Another hotel property directly owned by Trump (together with investor Phil Ruffin) is his Las Vegas tower. It generated $22.5 million for Trump last year, but it could be vulnerable to potential a decline in the trade expo business, which draws millions to Vegas each year. The trade expo market has already been devastated in Asia, as corporations have begun rethinking whether to send employees to attend conventions in the wake of the outbreak.

It’s unclear how the coronavirus would affect Trump’s revenues at his Mar-a-Lago resort, which totaled roughly $22.7 million last year. It’s a members-only club, but many members aren’t local and travel to Florida from elsewhere in the winter months. Since he was elected, the club has hosted numerous political events and has become a magnet for overseas tourists hoping to get access to the president—in fact, several schemes to sell trips and access to the president at Mar-a-Lago have targeted Chinese citizens.

`Trump’s golf courses—especially those marketed as international destinations—could also suffer if coronavirus continues to spread. Last fall, Trump tried to pitch his golf resort in Doral, Florida, as a potential meeting site for the 2020 G-7 summit for world leaders—a plan that was ultimately scuttled after a bipartisan outcry. It’s not clear how much of its usual clientele is international, but the course seemed to be struggling even before coronavirus. (In the past, the company has blamed the course’s problems on the impact of the Zika virus and hurricanes.)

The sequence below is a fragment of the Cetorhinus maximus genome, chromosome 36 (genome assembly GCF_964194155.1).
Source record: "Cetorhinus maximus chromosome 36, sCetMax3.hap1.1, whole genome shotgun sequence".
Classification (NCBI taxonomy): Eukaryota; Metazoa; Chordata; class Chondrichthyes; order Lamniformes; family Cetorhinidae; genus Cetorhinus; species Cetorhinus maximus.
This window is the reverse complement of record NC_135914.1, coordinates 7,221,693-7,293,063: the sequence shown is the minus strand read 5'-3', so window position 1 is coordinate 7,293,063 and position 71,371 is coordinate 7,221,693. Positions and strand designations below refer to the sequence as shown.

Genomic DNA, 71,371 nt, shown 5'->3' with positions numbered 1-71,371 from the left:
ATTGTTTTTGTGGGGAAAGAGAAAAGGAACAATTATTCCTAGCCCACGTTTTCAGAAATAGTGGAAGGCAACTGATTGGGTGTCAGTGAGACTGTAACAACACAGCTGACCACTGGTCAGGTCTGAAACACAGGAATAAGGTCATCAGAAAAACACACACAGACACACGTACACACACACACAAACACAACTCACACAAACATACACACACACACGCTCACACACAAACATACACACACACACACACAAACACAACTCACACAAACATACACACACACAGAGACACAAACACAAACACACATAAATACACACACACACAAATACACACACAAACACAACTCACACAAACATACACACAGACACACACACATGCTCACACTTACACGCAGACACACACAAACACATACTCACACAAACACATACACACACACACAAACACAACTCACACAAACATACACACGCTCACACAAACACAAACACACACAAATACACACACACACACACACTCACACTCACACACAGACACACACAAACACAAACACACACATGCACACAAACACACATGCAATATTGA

Trump has three golf courses in the British Isles, all of which are primarily marketed to international customers. A large portion of the international players at courses in Scotland and Ireland are American, says Gordon Dalgleish, president of Perry Golf, which arranges golf tours, including to the Trump-owned courses. That means there hasn’t been a major decline in business due to coronavirus, he says. At least not yet.

“At the premium properties, like St. Andrews, Gleneagles, or [Trump-owned] Turnberry, north of 50 percent of their traffic is coming form the United States,” Dalgleish says. “If you sat in the lobby, you’d hear a lot of American accents.” 

The exclusivity of the courses Trump owns in the British Isles could help them avoid some of the initial shocks of a broader outbreak, Dalgleish says, because trips to play them are typically “bucket list” trips that customers would be reluctant to cancel. Moreover, he says, the major travel season at these resorts doesn’t until late April. But if coronavirus—which has already appeared in Europe and is disrupting travel in Italy and Spain—spreads more widely, things could get bad there for Trump.

“It’s the elephant in the room, who knows where it all plays out?” Dalgleish says. “If you’re in the tourism sector anywhere in the world, you’d be foolish to not be concerned about what happens next.”